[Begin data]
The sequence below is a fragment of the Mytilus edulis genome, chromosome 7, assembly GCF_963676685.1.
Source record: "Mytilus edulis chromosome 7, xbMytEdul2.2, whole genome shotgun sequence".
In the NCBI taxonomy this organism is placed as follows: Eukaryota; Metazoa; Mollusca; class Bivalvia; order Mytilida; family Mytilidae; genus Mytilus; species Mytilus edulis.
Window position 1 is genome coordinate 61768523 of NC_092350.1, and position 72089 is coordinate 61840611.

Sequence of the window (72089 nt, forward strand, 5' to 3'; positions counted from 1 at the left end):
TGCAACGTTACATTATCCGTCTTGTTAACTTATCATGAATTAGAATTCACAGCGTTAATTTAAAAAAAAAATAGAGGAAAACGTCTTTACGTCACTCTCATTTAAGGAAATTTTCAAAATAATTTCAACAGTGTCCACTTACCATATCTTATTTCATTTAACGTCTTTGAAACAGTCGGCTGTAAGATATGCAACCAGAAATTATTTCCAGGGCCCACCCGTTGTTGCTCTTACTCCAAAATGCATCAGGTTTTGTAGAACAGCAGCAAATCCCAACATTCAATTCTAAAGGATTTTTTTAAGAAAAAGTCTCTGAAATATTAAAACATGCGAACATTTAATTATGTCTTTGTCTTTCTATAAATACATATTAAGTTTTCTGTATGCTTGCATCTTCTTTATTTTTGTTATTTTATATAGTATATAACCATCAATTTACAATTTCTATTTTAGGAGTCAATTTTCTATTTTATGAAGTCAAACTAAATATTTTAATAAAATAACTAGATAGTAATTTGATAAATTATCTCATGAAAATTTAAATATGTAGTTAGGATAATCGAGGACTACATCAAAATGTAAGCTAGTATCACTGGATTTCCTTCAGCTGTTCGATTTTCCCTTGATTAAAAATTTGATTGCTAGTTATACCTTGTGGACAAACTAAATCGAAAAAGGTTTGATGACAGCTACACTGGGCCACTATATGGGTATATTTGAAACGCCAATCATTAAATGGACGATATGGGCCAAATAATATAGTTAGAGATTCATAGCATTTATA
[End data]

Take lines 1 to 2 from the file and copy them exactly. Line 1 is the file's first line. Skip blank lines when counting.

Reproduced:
The sequence below is a fragment of the Mytilus edulis genome, chromosome 7, assembly GCF_963676685.1.
Source record: "Mytilus edulis chromosome 7, xbMytEdul2.2, whole genome shotgun sequence".